Probabilistic Law: Approximately 58 per cent of humans develop illness X by the age of 80, unless they have been vaccinated against it.

Cause: Kim is a person at the age of 80.

Condition: Kim has not been vaccinated against illness X.

The law in action here does not make it inevitable that Kim has the disease. It does, however, give us an account of why she has gotten this disease. It turns out (as per the argument) that she was more likely to get it than to not get it. (Tough break, Kim, we’re all rooting for you, I’m sure.) Like in the causal explanation, we have a similar structure. We have a law, cause and condition that constitute the explanans and an explained event constituting our explanandum. Now, I wonder if Kim asks herself what she did to deserve such an outcome. Maybe there isn’t such a thing, but if there is, we would like to know why she did it.

Intentional Explanations

Regardless of why Kim got this illness, she might recover. Illness X is a transitory thing, let’s say. Now Kim goes on to celebrate her newfound good level of health. Now we might ask why is she celebrating? Duh. She just got better, that’s just what you do. Sure, but let me put it this way. If she didn’t celebrate why would that be the case? Here, causal and probabilistic explanations don’t seem to do the trick, and neither does common sense as easily. When it comes to actions, we have a component of intentionality that isn’t so easily captured by these law-like generalisations or probabilistic accounts. Instead, what we’re after is an intentional explanation.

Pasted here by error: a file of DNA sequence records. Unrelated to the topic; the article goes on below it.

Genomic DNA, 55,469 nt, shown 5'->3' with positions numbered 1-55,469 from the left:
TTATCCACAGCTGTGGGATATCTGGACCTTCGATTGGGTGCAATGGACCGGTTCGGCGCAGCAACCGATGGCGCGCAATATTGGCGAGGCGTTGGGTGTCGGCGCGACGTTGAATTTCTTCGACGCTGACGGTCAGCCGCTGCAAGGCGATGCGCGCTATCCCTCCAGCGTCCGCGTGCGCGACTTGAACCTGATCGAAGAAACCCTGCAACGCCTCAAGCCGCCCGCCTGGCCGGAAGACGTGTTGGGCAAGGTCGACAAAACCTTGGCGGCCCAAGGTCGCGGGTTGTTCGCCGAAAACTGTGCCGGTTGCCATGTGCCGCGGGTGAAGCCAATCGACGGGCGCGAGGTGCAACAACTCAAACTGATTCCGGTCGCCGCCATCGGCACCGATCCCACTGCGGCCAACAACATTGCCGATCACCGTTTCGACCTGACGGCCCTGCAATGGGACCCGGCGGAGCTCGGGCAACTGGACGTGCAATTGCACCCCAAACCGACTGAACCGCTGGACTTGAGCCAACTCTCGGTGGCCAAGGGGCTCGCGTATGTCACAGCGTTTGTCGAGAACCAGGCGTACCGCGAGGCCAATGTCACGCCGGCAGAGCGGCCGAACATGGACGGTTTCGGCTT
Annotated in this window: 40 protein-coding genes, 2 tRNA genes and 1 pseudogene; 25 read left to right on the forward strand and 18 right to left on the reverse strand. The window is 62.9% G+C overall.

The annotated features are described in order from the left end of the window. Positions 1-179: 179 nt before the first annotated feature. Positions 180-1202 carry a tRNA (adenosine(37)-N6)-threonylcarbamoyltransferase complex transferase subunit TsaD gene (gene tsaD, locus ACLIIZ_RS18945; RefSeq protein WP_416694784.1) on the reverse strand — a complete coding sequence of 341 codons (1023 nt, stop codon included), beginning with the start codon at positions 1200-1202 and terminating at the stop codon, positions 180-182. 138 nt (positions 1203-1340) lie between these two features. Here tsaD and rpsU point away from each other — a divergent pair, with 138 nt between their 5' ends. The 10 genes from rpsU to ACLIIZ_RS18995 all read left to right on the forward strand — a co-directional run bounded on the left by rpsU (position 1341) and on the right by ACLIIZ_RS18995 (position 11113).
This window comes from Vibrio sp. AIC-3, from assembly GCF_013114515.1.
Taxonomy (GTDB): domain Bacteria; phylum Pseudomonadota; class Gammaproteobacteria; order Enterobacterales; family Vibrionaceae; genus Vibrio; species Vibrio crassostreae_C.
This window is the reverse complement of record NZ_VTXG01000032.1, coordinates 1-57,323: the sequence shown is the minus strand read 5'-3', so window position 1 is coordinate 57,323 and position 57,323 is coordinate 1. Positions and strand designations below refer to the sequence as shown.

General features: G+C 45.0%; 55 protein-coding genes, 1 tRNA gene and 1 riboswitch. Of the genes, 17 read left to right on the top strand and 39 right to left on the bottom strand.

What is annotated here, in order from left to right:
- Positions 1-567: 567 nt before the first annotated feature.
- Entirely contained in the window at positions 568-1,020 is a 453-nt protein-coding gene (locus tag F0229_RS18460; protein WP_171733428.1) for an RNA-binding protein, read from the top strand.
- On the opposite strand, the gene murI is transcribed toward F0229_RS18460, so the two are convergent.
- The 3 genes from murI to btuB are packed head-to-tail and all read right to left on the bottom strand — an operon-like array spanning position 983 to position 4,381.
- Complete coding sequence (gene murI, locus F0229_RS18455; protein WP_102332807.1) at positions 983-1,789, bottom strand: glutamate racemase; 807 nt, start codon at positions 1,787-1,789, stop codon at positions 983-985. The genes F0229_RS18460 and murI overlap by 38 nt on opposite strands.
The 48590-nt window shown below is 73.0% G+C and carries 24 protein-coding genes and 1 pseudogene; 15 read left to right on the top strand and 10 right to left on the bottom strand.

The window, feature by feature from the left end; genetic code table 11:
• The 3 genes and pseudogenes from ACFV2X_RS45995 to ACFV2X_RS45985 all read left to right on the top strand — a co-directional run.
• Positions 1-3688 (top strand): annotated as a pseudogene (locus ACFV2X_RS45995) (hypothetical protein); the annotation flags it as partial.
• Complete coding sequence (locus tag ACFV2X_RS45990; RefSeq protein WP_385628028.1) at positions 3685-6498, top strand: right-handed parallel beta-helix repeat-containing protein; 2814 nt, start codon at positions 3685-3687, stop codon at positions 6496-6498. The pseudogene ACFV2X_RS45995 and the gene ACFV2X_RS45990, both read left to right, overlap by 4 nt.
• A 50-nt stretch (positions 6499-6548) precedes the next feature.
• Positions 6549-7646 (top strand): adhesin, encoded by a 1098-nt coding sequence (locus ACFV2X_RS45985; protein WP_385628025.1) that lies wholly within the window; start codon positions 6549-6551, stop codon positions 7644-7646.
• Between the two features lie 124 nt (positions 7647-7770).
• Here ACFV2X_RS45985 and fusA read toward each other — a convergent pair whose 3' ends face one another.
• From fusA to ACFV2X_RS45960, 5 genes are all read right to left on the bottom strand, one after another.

Again, the notions of explanandum and explanans come in handy. Here what we’re trying to explain is some action. So what’s doing the job of actually explaining such an action (i.e. the explanandum)? Well, we’re generally looking for a way of rationalising actions. We want them to make sense from the point of view of the agent (i.e. the person acting). If Kim doesn’t celebrate, this might be due to any number of reasons. But they all have something in common, namely that they would consist in a combination of a belief and a desire. Perhaps she believed that celebrating good health is a way to jinx herself, whereas not celebrating is the best way not to jinx herself. Let’s furthermore assume that she desires to remain in her newfound, and hopefully not transitory, good health. Therefore she refrains from celebrating. Not even with a little jig on the lonesome. Such belief-desire pairs make up the explanans of intentional explanations, and they make the actions “make sense” to us. Even if we are not so easily swayed by notions of being jinxed ourselves, we can understand that if someone does hold that belief, and has the desire not to jinx herself, she would refrain from acting in the way that would jinx her.

There are doubtless other stories to tell here, but these have been a few to get started with. While I might be dim, I hope the stories given here are less so.


Explanations are stories that facilitate understanding. Some are causal, some are probabilistic, and some are intentional. Causal explanations use causal laws, probabilistic explanations relates variables through probabilistic means, and intentional explanations consist in references to belief-desire pairs. Common for them all is that they consist of a thing being explained and a thing doing the explanation. We call these the explanandum and explanans, respectively.